School of Communications, University of Hawaii at Manoa
COM633: Information and Communication Technologies: An exploration of social and community informatics
Fall 2017
Course Syllabus

Course Information

Meetings: Tuesdays, 3:00-5:30pm, GRG 215
Instructor: Wayne Buente
Office hours: Mondays 3-5pm and Thursdays 9-11am or by appointment
(808) 956-3360 (phone)

Course description:

The objective of this course is to help you think critically and constructively about information and communication technologies (ICTs) and its relationship to society at large.  More specifically, we will examine ICTs from the perspective of both social and community informatics.  These perspectives provide us with intellectual tools that acknowledge how technology is embedded in a complex set of other technologies, physical surroundings, people, procedures, etc. that together make up the socio-technical system. Social informatics is concerned with the use and practice of ICTs in a social context. Community informatics takes a more activist orientation toward the design and development of ICTs by privileging the knowledge and expertise of community members. At their heart, both social and community informatics rely on sociotechnical principles as an effective lens of inquiry. 

We will explore the ways in which a wide range of academics, activists, policy-makers, and community members talk about the nature and uses of information and communication technologies (ICTs) in a number of settings.  We will focus on developing tools to critique these perspectives and propose alternatives.  The first part of the course will examine a series of concepts and analytical devices to make sense of the empirical case studies and related research that will comprise the second part of the course. The knowledge and insights developed in this seminar will help you throughout your professional, personal, and civic lives. In addition, community informatics will provide an understanding of how ICTs can be developed for meeting local community goals and needs.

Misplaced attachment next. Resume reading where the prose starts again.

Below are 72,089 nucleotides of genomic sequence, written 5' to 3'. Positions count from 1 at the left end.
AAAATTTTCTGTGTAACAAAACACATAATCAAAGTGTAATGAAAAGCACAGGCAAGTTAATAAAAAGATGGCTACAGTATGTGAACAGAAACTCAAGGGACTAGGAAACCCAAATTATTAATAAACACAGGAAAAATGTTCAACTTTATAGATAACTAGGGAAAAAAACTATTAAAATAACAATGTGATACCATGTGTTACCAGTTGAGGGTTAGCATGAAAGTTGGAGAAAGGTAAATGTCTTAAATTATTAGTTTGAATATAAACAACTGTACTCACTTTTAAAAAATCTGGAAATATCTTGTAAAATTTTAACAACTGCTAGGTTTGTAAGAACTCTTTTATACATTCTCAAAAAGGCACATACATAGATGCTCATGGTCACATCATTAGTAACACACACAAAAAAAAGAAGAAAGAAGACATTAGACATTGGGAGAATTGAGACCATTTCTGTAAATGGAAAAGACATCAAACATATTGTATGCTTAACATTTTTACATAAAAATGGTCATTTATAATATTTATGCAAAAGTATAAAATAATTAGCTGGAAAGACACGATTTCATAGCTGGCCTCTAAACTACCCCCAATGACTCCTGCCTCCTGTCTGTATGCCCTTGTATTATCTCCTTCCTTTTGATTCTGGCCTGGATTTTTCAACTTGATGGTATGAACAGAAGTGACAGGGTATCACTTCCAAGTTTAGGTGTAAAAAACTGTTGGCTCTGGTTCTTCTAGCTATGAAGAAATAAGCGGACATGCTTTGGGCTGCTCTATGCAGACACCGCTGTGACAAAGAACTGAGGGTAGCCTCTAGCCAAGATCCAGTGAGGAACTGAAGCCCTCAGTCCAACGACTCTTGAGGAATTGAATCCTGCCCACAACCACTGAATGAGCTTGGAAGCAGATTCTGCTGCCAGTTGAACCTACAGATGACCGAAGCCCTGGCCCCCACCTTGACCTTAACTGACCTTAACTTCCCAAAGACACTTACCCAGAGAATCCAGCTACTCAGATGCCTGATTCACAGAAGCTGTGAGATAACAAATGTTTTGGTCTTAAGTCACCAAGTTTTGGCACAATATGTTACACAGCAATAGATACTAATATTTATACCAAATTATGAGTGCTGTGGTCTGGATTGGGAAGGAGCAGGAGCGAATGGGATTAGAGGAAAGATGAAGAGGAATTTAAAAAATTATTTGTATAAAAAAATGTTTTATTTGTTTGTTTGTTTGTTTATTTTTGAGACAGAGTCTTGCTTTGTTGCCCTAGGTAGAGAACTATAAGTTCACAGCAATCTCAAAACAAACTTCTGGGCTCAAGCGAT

By the end of the semester, you will be able to:

In addition, this course directly addresses the following student learning outcomes (SLOs) for the Communication MA Program:

SL01. Demonstrate subject mastery in areas of communication relevant to personal research interests.

SLOS2. Identify research questions on a contemporary issue in communication, and perform a critical, written analysis of the relevant literature.


Readings will be provided through Laulima.

Course assignments:

Readings will typically be assigned for each class period and the latest information about readings will be listed in Laulima.  Please come prepared.  Class discussions are important especially for small class sizes.  Your grade will be based upon the following:

Critical summaries of reading (5 total)






Final presentation


Final project Paper


Class Participation



The grading criteria are taken from Appendix C in
Enerson, D. M., Johnson, R. N., Milner, S., & Plank, K. M. (1997). The Penn State Teacher II. University Park, PA: Center for Excellence in Teaching and Learning.
Retrieved August 22, 2011, from

Grading Criteria
These grading standards establish four major criteria for evaluation at each grade level: rhetorical situation, reasoning and content, organization and expression. Since papers may have some characteristics of "B" and others of "C," the final grade depends on the weight the instructor gives to each criterion. A paper grossly inadequate in one area may still receive a very low grade even if it successfully meets the other criteria. A brief summary of the grading criteria is provided below. Please consult the grading criteria in Appendix C for a more detailed explanation.

The " A" Paper: An "A" paper is clear and consistent and the content is appropriate for the assignment. It also demonstrates clear organization and expression.

The "B" Paper: The "B" paper shows an awareness of the audience and purpose. Its content is reasonably well developed with adequate evidence. The organization is clear and expression is competent.

The "C" Paper: The "C" paper has a clear purpose but lacks originality in topic selection. The content is adequately developed and supported with valid reasoning. Organization is clear with mechanical but appropriate transitions. The paper also demonstrates mastery of most conventions of edited English.

The "D" Paper: The "D" paper has a unclear purpose and an inappropriate topic for its intended audience. The content is inadequately developed and evidence is insufficient. The paper also shows flawed reasoning. Organization is deficient and the paper exhibits poor grammar.